Most of my students have enjoyed listening to podcasts, and some of them have even produced their own as part of their course work. They thus imitated and at times satirized the expert discussions they were introduced to. For that, they required little more than a recording app on their smartphones and a quiet room. Compared with making videos, they were perhaps attracted to a medium that valued their voices over their looks. No suits or makeup needed! My classes are also predominantly filled by Muslim women who are less reluctant to turn their faces to a microphone than to a camera. In order to be able to guide my students in making their own shows, I have also sought first-hand experience as a contributor to the New Books Network, Time to Eat the Dogs and the Ottoman History Podcast.
However, I have also heard criticism. Occasionally, students have expressed difficulties understanding a podcast either because of the sound quality or a speaker’s accent. While empathizing with them, I told them that they could expect similar challenges when attending an international conference. I advised them that instead of trying to transcribe the recording, they should rather focus on getting some valuable idea out of it. If every effort to extract information from an audio file fails, many websites, like that of the Ottoman History Podcast, come with bibliographies for further reading. Of course, I could have minimized complaints about sound quality by only assigning radio programs made in professional studios like those of the BBC. However, I would then also have reduced the plurality of voices that my students are exposed to. Especially when teaching the global history of science, we must not ignore those producers of knowledge without access to expensive infrastructure.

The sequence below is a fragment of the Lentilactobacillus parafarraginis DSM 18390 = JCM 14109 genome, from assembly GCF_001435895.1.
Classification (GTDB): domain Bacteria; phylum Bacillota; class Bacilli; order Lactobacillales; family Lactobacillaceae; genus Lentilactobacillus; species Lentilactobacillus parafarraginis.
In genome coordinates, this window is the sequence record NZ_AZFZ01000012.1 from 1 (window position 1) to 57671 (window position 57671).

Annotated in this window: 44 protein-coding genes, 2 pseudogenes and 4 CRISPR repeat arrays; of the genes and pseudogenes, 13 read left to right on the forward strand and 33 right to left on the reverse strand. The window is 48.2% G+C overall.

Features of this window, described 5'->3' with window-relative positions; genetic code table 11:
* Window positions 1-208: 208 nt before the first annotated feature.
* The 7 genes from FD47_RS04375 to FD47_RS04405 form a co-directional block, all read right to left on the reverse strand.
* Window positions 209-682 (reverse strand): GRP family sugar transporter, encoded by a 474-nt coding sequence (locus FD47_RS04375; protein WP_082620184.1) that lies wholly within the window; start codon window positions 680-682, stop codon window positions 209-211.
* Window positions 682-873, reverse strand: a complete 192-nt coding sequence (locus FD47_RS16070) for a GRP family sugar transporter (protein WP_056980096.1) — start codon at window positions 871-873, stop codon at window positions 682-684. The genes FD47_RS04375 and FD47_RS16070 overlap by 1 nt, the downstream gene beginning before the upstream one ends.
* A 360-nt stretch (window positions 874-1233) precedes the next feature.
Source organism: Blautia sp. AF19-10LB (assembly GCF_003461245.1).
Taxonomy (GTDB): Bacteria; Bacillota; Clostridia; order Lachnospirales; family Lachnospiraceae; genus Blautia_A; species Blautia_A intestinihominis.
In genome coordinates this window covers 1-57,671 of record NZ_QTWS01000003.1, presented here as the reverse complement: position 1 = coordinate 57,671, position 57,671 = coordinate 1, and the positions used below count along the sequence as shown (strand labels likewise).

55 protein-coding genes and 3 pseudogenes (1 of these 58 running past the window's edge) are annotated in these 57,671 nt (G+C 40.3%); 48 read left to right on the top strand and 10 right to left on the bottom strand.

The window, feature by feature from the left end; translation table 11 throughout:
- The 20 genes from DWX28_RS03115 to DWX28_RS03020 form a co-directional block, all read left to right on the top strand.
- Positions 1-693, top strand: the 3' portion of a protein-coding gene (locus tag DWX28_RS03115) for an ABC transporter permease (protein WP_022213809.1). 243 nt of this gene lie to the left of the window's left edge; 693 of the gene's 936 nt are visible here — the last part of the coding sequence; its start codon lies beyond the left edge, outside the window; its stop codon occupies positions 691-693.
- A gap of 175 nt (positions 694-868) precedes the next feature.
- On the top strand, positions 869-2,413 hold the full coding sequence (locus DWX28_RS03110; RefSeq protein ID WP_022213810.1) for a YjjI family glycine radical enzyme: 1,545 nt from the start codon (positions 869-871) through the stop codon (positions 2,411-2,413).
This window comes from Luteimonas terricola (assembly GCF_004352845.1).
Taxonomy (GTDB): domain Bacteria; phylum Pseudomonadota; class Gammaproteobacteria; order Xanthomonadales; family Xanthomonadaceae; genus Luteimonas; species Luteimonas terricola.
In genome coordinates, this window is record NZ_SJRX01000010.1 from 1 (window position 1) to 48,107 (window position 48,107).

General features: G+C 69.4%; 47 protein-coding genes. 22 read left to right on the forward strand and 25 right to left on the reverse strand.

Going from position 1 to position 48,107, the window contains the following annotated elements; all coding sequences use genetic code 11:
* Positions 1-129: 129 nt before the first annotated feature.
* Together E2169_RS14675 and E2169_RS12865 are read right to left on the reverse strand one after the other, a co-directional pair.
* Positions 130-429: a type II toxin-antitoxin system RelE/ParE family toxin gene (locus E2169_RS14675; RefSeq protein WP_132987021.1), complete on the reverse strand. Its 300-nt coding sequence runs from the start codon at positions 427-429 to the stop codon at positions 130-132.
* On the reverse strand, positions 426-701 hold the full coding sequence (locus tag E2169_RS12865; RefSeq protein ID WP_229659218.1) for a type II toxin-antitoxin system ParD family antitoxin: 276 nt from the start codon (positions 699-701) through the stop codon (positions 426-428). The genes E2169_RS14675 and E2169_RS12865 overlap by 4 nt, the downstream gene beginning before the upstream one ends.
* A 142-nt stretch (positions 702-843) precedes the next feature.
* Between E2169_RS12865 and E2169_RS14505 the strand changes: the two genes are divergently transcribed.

Podcasts may not be to everybody’s taste, but they have enriched my syllabi. Students with a variety of learning styles benefit from having multisensory experiences. People with disabilities also have a right to the kinds of material that best serve them. By adding audio files to texts, videos, and tactile objects, we can engage a broader spectrum of students. Because most podcasts are free or very affordable, graduates will continue to have access to them even after losing their university library accounts. As such, they also form a resource of life-long learning.
Jörg Matthias Determann is Associate Professor of History at Virginia Commonwealth University in Qatar and the author of Space Science and the Arab World: Astronauts, Observatories and Nationalism in the Middle East.
More From Our October 2020 Newsletter
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- Perspectives on Graduate Student Unionization
- A Historian of Science Off the Beaten Path
- Member News – October 2020
- In Memoriam: Richard Olson, Elizabeth Anne Wolfe Garber
- HSS News – October 2020
- Notes from Our Bibliographer – October 2020
- News from the Profession – October 2020
- From Our Readers – October 2020